11 key findings from one of the most comprehensive reports ever on the health effects of vaping

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  • Millions of Americans vape, but little is known about the comprehensive health effects of e-cigarettes.
  • The National Academies of Science, Engineering, and Medicine aimed to address that dearth of knowledge with a new report on e-cigs.
  • In line with the Academies’ previous approach to other drugs, the report pools its findings into categories based on how much evidence there is to draw a conclusion.
  • Two key findings from the report suggest that while vaping may help adults quit smoking conventional cigarettes, the practice may also encourage young people to start.

It’s been almost a decade since the first vape pen hit store shelves. The whiteboard marker-sized devices, which vaporized liquid nicotine rather than burning tobacco and creating tar, were designed as a healthier alternative to cancer-causing conventional cigarettes.

Since then, thousands of models of vape pens have been made available, but a question among public health researchers continued to linger: Do these devices help smokers quit or glorify a potentially unhealthy habit?

The answer, according to a large new report from the National Academies of Sciences, Engineering, and Medicine, is a little bit of both.

While vaping may help adults quit conventional cigarettes, the practice may also encourage young people to start, the authors of the report found. Still, although vaping comes with health risks, it is likely to be far less harmful overall than smoking conventional cigarettes.

“E-cigarettes cannot be simply categorized as either beneficial or harmful,” David Eaton, the chair of the committee that wrote the report and the dean and vice provost of the Graduate School of the University of Washington, Seattle, said in a statement.

Eaton said that in certain circumstances – such as when teens use them and become addicted to nicotine – e-cigarettes’ “adverse effects clearly warrant concern.” But in other cases – like when adults turn to e-cigs to quit smoking – “they offer an opportunity to reduce smoking-related illness.”

For his report, Eaton and his team reviewed roughly 5,000 studies and narrowed down their analysis to include findings from more than 800 papers. In line with the Academies’ previous approach to other drugs, the new report pools its findings on e-cigarettes into categories based on how much evidence there is to draw a conclusion.

When there is only limited evidence that there’s a relationship between two things, such as vaping and cancer, the researchers use the phrase “limited evidence.” The same logic applies when there is conclusive evidence for such a relationship.

Here are some of their key findings:

  • Young people who vape are at a higher risk for ever using a conventional cigarette than young people who don’t – substantial evidence.
  • Exposure to nicotine from vaping is highly variable and depends on the device and the e-liquid – conclusive evidence. That said, the report also notes that experienced users can and do use e-cigs in a way that allows them to get a comparable amount of nicotine from the devices as they would from a regular cigarette.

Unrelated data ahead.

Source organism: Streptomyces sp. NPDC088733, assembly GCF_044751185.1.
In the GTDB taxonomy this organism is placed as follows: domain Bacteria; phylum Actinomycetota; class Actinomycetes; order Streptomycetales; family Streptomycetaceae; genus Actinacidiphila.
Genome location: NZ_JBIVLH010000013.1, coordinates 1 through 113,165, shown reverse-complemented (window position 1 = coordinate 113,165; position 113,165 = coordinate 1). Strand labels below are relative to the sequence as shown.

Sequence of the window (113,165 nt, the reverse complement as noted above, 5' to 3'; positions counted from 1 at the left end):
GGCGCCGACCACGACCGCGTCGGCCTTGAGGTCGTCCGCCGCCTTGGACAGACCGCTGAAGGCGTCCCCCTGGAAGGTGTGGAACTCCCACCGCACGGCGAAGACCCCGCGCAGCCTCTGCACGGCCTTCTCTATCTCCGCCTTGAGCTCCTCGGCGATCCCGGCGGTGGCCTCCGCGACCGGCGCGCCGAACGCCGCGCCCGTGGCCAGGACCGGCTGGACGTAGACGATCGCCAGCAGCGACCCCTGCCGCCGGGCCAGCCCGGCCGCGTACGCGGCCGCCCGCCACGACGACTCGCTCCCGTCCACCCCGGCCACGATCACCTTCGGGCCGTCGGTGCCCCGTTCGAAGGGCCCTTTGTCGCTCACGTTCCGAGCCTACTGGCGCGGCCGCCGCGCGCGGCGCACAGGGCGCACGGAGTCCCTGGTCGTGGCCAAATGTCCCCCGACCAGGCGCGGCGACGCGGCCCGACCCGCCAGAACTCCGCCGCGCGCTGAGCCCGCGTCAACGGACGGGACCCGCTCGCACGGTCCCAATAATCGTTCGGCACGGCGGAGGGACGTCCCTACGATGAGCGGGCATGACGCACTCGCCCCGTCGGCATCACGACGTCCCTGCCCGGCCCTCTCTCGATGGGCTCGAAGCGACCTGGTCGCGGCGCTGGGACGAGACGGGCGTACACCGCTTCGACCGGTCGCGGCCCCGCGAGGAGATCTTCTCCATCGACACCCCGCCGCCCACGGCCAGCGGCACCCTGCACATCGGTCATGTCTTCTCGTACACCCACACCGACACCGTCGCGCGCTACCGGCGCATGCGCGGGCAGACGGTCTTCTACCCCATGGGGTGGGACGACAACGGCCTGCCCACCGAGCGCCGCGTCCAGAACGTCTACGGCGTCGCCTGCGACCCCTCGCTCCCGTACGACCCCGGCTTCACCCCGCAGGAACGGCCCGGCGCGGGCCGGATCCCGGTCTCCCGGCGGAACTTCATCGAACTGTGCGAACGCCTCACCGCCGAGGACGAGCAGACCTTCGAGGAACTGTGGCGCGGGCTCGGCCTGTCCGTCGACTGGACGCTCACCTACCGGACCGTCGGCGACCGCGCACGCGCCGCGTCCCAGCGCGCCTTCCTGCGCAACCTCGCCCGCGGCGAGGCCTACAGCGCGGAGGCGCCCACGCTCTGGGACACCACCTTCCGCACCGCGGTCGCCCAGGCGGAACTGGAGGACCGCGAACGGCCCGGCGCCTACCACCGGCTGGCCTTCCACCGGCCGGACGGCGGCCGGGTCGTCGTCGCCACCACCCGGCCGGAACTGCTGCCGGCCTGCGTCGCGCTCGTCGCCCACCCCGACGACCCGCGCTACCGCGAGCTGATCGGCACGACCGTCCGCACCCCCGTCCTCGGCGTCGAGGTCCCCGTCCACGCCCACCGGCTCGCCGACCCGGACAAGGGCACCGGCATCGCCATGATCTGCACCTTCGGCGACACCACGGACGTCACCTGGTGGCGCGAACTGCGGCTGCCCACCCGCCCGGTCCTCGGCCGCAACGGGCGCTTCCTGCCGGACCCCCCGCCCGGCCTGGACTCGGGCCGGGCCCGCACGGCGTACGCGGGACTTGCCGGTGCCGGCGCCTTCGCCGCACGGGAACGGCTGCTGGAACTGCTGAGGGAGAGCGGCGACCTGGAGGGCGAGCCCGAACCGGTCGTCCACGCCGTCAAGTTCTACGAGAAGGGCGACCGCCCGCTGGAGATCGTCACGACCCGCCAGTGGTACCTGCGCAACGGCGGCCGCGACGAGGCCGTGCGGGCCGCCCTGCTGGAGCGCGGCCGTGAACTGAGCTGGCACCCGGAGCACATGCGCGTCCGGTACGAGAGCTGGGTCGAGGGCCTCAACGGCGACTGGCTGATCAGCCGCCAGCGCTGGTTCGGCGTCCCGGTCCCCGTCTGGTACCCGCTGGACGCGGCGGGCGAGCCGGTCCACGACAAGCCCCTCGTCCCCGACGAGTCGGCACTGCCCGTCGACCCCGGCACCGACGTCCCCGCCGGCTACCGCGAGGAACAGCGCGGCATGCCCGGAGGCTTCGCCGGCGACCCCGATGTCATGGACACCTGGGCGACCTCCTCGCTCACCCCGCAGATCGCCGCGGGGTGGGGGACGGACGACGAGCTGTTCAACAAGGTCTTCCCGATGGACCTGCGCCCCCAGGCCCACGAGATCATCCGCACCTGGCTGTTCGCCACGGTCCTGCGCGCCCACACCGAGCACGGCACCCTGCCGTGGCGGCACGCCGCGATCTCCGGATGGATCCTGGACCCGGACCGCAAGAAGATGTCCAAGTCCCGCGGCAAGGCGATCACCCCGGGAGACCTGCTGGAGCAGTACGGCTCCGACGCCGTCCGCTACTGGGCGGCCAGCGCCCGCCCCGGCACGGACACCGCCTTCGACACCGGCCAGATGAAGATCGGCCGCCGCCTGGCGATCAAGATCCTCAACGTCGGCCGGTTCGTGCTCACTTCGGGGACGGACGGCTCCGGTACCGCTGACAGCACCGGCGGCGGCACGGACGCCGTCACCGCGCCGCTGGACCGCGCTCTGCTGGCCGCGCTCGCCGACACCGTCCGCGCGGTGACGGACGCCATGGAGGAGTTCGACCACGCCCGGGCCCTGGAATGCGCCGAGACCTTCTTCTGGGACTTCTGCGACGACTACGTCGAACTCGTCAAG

• Except for nicotine, exposure to potentially toxic substances from e-cigs is significantly lower compared with conventional cigarettes – substantial evidence.
  • While there is substantial evidence that vaping results in symptoms of dependence, there is moderate evidence that the risk and severity is lower for e-cigs than for regular cigarettes. Again, this appears to depend on factors like the type of device and the e-liquid used.
  • Swapping e-cigarettes for conventional cigarettes reduces users’ exposure to many of the toxins and cancer-causing agents in regular cigarettes – conclusive evidence. There is also substantial evidence that completely switching to e-cigs from conventional cigarettes reduces short-term negative health outcomes in organs like the lungs and heart.
  • Studies in animals – but not yet in humans – suggest that long-term vaping could increase the risk of cancer – limited evidence.
  • While there is moderate evidence that teens who use e-cigarettes may see increased coughing wheezing, and worsened asthma symptoms, there is no available evidence on whether or not e-cigs cause respiratory disease.
  • There is no available evidence whether or not vaping affects pregnancy or fetal development.
  • Although there is conclusive evidence that e-cig use increases airborne concentrations of key pollutants and nicotine in indoor environments, second-hand exposure to nicotine and pollutants is lower from e-cigs than from regular cigarettes.
  • E-cigarettes can explode and cause serious injury – conclusive evidence.
  • Exposing oneself to e-liquids, either from drinking or touching them, can cause seizures, brain injury, and vomiting – conclusive evidence.

Despite these conclusions, the big question of whether e-cigarettes have an overall positive or negative impact on public health remains unanswered.

“Given their relatively recent introduction, there has been little time for a scientific body of evidence to develop on the health effects of e-cigarettes,” the authors write in their report. In other words, only time will tell.

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